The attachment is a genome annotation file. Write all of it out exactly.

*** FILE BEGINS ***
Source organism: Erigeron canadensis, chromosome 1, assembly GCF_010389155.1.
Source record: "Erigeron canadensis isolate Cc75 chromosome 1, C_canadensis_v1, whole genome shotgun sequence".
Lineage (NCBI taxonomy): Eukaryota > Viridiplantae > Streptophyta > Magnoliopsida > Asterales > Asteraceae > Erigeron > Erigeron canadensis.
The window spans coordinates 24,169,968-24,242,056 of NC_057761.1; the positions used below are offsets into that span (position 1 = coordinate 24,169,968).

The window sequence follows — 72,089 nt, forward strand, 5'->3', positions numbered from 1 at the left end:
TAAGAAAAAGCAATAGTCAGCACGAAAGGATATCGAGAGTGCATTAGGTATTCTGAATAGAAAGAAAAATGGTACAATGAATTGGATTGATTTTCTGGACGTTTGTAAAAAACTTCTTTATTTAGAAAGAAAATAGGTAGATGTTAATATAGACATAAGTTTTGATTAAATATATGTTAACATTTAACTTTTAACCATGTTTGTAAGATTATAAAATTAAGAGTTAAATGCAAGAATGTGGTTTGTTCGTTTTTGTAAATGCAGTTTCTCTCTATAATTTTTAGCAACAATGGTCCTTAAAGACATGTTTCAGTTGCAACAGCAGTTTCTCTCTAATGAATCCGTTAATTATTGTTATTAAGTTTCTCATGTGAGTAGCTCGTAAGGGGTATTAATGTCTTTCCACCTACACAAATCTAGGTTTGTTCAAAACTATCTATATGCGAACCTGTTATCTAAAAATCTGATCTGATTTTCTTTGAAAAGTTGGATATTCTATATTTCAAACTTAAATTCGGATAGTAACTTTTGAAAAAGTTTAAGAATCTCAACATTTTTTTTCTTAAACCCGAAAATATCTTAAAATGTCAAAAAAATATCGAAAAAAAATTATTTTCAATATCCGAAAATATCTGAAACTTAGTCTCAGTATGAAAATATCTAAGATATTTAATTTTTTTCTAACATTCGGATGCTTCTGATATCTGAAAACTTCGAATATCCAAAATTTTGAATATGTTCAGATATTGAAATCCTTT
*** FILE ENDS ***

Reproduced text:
Source organism: Erigeron canadensis, chromosome 1, assembly GCF_010389155.1.
Source record: "Erigeron canadensis isolate Cc75 chromosome 1, C_canadensis_v1, whole genome shotgun sequence".
Lineage (NCBI taxonomy): Eukaryota > Viridiplantae > Streptophyta > Magnoliopsida > Asterales > Asteraceae > Erigeron > Erigeron canadensis.
The window spans coordinates 24,169,968-24,242,056 of NC_057761.1; the positions used below are offsets into that span (position 1 = coordinate 24,169,968).

The window sequence follows — 72,089 nt, forward strand, 5'->3', positions numbered from 1 at the left end:
TAAGAAAAAGCAATAGTCAGCACGAAAGGATATCGAGAGTGCATTAGGTATTCTGAATAGAAAGAAAAATGGTACAATGAATTGGATTGATTTTCTGGACGTTTGTAAAAAACTTCTTTATTTAGAAAGAAAATAGGTAGATGTTAATATAGACATAAGTTTTGATTAAATATATGTTAACATTTAACTTTTAACCATGTTTGTAAGATTATAAAATTAAGAGTTAAATGCAAGAATGTGGTTTGTTCGTTTTTGTAAATGCAGTTTCTCTCTATAATTTTTAGCAACAATGGTCCTTAAAGACATGTTTCAGTTGCAACAGCAGTTTCTCTCTAATGAATCCGTTAATTATTGTTATTAAGTTTCTCATGTGAGTAGCTCGTAAGGGGTATTAATGTCTTTCCACCTACACAAATCTAGGTTTGTTCAAAACTATCTATATGCGAACCTGTTATCTAAAAATCTGATCTGATTTTCTTTGAAAAGTTGGATATTCTATATTTCAAACTTAAATTCGGATAGTAACTTTTGAAAAAGTTTAAGAATCTCAACATTTTTTTTCTTAAACCCGAAAATATCTTAAAATGTCAAAAAAATATCGAAAAAAAATTATTTTCAATATCCGAAAATATCTGAAACTTAGTCTCAGTATGAAAATATCTAAGATATTTAATTTTTTTCTAACATTCGGATGCTTCTGATATCTGAAAACTTCGAATATCCAAAATTTTGAATATGTTCAGATATTGAAATCCTTT